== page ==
Friday, June 17, 2022

Zanthodon #01 Journey to the Underground World

As a longtime fan of science-fiction, fantasy, and the works of Robert E. Howard and Edgar Rice Burroughs, Lin Carter (1930-1988) authored a number of novels and series titles using unfinished manuscripts from his literary idols or by utilizing a pastiche to contribute future installments of established, classic titles. Using the Pellucidar series, written by Burroughs between 1914-1963, Carter created his own “hollow Earth” concept with the Zanthodon series. The five-book run, also inspired by Jules Verne and Arthur Conan Doyle, was published by DAW Books between 1979 and 1982. It has been reprinted by Wildside Press as one of their digital Megapacks featuring all five books for an affordable price. I'm starting with the series debut, Journey to the Underground World

The book's star is Eric Carstairs, the stereotypical 1970s action-hero that can pilot, captain, shoot, salvage, and deal with the best of them. He's in North Africa looking for work when he saves a professor named Potter from muggers. At the bar, where Carstairs stores his steep tab, he discusses Professor Potter's interesting proposition. Potter explains that he needs Carstairs to pilot a helicopter into an inactive volcano in an effort to locate the middle of the Earth, a place called Zanthodon. He provides evidence that many ancient cultures knew about Zanthodon and wrote about its whereabouts. The origin stems from a giant meteor that crashed to Earth, plunging through the volcano and making an impact on our planet's central core. The “Big Bang Theory” would have created a miniature Earth inside Earth. Make sense? Potter wants to locate it.

Carter doesn't waste the reader's time, and by page 40 both Carstairs and Potter have crashed the helicopter miles below the volcano. They crawl out of the aircraft and discover that Zanthodon is an evolutionary paradox. Dinosaurs roam free, along with two different types of humans – Neanderthal, which are the most basic of prehistoric humans and the slightly more advanced, evolved humans known as Cro-Magnon. As we know it, roughly a 350,000 year difference between the two on the evolutionary scale. But, in Zanthodon they are both alive and active, although warring with each other.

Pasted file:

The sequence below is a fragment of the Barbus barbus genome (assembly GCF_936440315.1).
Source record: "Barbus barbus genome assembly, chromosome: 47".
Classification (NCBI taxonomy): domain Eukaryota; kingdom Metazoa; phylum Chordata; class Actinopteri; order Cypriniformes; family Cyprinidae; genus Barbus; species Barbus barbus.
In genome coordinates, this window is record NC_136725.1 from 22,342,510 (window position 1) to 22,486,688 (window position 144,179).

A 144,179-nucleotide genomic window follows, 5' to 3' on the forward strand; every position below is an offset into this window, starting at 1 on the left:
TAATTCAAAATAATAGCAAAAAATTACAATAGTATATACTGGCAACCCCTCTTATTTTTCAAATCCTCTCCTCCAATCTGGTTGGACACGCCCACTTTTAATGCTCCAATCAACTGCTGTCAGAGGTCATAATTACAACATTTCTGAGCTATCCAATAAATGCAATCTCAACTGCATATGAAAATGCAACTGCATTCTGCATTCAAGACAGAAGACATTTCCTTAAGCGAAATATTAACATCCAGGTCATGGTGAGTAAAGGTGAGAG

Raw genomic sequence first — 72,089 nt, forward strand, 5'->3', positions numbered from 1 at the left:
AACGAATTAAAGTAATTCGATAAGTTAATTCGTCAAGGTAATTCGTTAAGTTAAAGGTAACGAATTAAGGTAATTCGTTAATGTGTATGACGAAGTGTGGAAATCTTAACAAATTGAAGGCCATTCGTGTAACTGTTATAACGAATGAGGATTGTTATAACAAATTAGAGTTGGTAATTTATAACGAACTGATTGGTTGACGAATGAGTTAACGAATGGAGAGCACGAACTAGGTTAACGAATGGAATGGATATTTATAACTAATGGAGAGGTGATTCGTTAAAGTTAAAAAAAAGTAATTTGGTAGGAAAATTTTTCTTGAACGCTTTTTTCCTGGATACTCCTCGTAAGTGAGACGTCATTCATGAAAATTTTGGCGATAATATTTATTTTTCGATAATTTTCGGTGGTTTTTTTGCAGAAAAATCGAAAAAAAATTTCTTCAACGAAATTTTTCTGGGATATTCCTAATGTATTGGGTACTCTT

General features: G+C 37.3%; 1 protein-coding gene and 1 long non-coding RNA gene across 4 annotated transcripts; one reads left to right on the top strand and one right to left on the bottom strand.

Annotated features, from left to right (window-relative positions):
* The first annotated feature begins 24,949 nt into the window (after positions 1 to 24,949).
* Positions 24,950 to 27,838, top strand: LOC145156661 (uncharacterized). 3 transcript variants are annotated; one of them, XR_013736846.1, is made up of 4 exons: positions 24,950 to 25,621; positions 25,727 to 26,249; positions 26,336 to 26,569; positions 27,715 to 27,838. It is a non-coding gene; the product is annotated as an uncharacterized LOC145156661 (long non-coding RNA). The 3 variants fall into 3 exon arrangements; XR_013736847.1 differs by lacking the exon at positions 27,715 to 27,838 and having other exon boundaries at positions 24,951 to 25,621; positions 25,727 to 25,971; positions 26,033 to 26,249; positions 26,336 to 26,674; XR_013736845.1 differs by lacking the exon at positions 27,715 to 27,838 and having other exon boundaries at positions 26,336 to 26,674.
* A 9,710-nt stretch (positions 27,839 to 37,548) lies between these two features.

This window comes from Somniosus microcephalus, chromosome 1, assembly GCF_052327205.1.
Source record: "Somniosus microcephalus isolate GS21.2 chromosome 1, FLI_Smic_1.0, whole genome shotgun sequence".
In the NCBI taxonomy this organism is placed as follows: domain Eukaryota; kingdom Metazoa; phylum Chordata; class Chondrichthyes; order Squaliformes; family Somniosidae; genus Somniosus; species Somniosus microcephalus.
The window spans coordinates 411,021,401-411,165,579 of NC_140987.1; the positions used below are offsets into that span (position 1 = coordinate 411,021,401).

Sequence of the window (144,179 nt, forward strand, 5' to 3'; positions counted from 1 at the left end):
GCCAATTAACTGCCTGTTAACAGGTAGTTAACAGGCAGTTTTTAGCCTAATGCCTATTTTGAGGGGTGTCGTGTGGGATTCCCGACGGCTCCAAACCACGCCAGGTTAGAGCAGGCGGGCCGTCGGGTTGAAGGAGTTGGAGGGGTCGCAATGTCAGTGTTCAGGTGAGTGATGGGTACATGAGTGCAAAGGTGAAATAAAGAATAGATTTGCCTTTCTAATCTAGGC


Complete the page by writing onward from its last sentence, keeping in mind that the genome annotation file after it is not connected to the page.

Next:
Aside from being a fighting man, Carstairs has a key advantage by carrying a .45 handgun to shoo away the pests. But, the duo is soon captured by the Neanderthals and taken on a long trek through the wilderness. It's here that Carstairs meets Darya, the captive daughter of the Cro-Magnon's tribal king, as well as Jorn, a fierce warrior-hunter. The narrative builds around Carstairs' attempts to become free while working together with an unlikely ally in Hurok. The book introduces future plots while familiarizing readers with the series vibrant and dangerous landscape.

As pure popcorn fiction, there's nothing to dislike about Journey to the Underground World. It obviously pays homage, and takes some liberties, from prior works like The Lost World and Journey to the Center of the Earth. Carter spends ample time with each character detailing the separate perils they are facing. The plot is spacious, allowing multiple events to occur in different areas – different enemies and challenges that rotate for the characters. I really liked that aspect of the storytelling. 

As a fast-paced, descriptive adventure novel, Carter delivers the goods. Journey to the Underground World is a journey worth taking. Recommended!

Thursday, June 16, 2022

To Venus! To Venus!

Robert Silverberg said that Donald A. Wollheim (1914-1990) was one of the most significant figures in 20th century American science-fiction publishing. He was the editor for Avon Books between 1947 through 1951, then left to spearhead the new publisher Ace Books. He invented the adored “Ace Double” and spent 20 years as the publisher's editor-in-chief. He later left Ace to form one of the most instantly recognizable publishers in science-fiction literature, DAW Books (Wollheim's initials). But, Wollheim also wrote a lot of science-fiction stories and books, including To Venus! To Venus!. It was published under his popular pseudonym David Grinnell by Ace in 1970. The flip story of this double is The Jester at Scar by Edwin Charles Tubb. Cover art by John Schoenherr.

The book begins with a U.S. Space Agency's crew, led by protagonist Chet Duncan, navigating a difficult task on the Moon's surface. It is presented as a bit of foreshadowing, eventually culminating later in the narrative as Duncan is forced to navigate more challenging tasks on the surface of Venus. Once the crew is back home in CA, Duncan's senior management discusses the next mission.

Russia (then the Soviet Union) made a transmission from what appears to be a communication station on Venus. This would be unlikely considering that the U.S. and world leaders have established that Venus contains an atmosphere that is over 500 degrees. However, the Reds state that the information is inaccurate and that the atmosphere is similar to Earth's. In an effort to gain credibility, and in the fairness of competition, the Americans want their own people on Venus. A three-man crew led by Duncan will train extensively for the flight to Venus and make the voyage. Thus, a narrative is born.